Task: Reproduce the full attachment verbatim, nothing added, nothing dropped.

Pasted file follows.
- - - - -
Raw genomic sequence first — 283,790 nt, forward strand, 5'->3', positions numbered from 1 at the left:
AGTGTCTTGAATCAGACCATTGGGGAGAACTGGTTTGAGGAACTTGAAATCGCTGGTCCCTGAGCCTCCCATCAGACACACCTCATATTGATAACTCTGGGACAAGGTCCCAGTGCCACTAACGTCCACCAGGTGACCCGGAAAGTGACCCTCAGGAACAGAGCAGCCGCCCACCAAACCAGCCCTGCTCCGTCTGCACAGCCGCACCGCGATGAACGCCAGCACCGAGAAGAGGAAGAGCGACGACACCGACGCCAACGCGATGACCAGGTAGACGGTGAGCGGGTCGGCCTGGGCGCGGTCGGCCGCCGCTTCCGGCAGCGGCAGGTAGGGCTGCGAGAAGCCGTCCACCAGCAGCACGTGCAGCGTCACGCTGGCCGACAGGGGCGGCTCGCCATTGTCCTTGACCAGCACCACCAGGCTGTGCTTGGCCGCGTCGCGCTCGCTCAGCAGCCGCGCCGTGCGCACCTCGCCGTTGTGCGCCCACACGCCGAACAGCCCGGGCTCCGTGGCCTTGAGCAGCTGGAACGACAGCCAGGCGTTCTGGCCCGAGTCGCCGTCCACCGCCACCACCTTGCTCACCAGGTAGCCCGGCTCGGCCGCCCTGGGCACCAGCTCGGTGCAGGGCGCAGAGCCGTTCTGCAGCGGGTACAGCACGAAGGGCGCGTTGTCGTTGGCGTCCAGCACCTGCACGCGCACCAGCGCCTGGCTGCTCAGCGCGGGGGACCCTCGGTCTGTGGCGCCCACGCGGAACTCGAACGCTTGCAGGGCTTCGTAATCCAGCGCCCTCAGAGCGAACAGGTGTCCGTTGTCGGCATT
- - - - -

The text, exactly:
Raw genomic sequence first — 283,790 nt, forward strand, 5'->3', positions numbered from 1 at the left:
AGTGTCTTGAATCAGACCATTGGGGAGAACTGGTTTGAGGAACTTGAAATCGCTGGTCCCTGAGCCTCCCATCAGACACACCTCATATTGATAACTCTGGGACAAGGTCCCAGTGCCACTAACGTCCACCAGGTGACCCGGAAAGTGACCCTCAGGAACAGAGCAGCCGCCCACCAAACCAGCCCTGCTCCGTCTGCACAGCCGCACCGCGATGAACGCCAGCACCGAGAAGAGGAAGAGCGACGACACCGACGCCAACGCGATGACCAGGTAGACGGTGAGCGGGTCGGCCTGGGCGCGGTCGGCCGCCGCTTCCGGCAGCGGCAGGTAGGGCTGCGAGAAGCCGTCCACCAGCAGCACGTGCAGCGTCACGCTGGCCGACAGGGGCGGCTCGCCATTGTCCTTGACCAGCACCACCAGGCTGTGCTTGGCCGCGTCGCGCTCGCTCAGCAGCCGCGCCGTGCGCACCTCGCCGTTGTGCGCCCACACGCCGAACAGCCCGGGCTCCGTGGCCTTGAGCAGCTGGAACGACAGCCAGGCGTTCTGGCCCGAGTCGCCGTCCACCGCCACCACCTTGCTCACCAGGTAGCCCGGCTCGGCCGCCCTGGGCACCAGCTCGGTGCAGGGCGCAGAGCCGTTCTGCAGCGGGTACAGCACGAAGGGCGCGTTGTCGTTGGCGTCCAGCACCTGCACGCGCACCAGCGCCTGGCTGCTCAGCGCGGGGGACCCTCGGTCTGTGGCGCCCACGCGGAACTCGAACGCTTGCAGGGCTTCGTAATCCAGCGCCCTCAGAGCGAACAGGTGTCCGTTGTCGGCATT